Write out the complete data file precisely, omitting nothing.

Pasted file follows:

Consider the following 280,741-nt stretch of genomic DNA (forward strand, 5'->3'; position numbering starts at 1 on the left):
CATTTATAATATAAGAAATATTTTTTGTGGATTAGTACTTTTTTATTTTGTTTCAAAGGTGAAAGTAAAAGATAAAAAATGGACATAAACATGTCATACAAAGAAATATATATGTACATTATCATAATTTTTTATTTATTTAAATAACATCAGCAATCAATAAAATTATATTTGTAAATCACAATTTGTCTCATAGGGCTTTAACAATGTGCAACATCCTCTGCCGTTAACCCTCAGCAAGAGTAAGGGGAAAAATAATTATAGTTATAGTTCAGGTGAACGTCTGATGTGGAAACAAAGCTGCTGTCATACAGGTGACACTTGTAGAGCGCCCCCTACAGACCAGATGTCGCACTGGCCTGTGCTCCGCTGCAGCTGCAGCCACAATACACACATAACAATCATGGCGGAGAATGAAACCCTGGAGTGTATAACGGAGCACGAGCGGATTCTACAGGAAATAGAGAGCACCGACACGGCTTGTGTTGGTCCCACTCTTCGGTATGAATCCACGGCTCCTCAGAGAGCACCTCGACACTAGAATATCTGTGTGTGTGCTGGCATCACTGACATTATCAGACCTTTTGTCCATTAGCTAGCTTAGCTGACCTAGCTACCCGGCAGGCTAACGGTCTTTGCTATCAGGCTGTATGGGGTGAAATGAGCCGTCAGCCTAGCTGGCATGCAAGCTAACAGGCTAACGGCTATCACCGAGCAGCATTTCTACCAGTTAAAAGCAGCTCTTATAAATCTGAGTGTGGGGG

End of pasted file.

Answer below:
Consider the following 280,741-nt stretch of genomic DNA (forward strand, 5'->3'; position numbering starts at 1 on the left):
CATTTATAATATAAGAAATATTTTTTGTGGATTAGTACTTTTTTATTTTGTTTCAAAGGTGAAAGTAAAAGATAAAAAATGGACATAAACATGTCATACAAAGAAATATATATGTACATTATCATAATTTTTTATTTATTTAAATAACATCAGCAATCAATAAAATTATATTTGTAAATCACAATTTGTCTCATAGGGCTTTAACAATGTGCAACATCCTCTGCCGTTAACCCTCAGCAAGAGTAAGGGGAAAAATAATTATAGTTATAGTTCAGGTGAACGTCTGATGTGGAAACAAAGCTGCTGTCATACAGGTGACACTTGTAGAGCGCCCCCTACAGACCAGATGTCGCACTGGCCTGTGCTCCGCTGCAGCTGCAGCCACAATACACACATAACAATCATGGCGGAGAATGAAACCCTGGAGTGTATAACGGAGCACGAGCGGATTCTACAGGAAATAGAGAGCACCGACACGGCTTGTGTTGGTCCCACTCTTCGGTATGAATCCACGGCTCCTCAGAGAGCACCTCGACACTAGAATATCTGTGTGTGTGCTGGCATCACTGACATTATCAGACCTTTTGTCCATTAGCTAGCTTAGCTGACCTAGCTACCCGGCAGGCTAACGGTCTTTGCTATCAGGCTGTATGGGGTGAAATGAGCCGTCAGCCTAGCTGGCATGCAAGCTAACAGGCTAACGGCTATCACCGAGCAGCATTTCTACCAGTTAAAAGCAGCTCTTATAAATCTGAGTGTGGGGG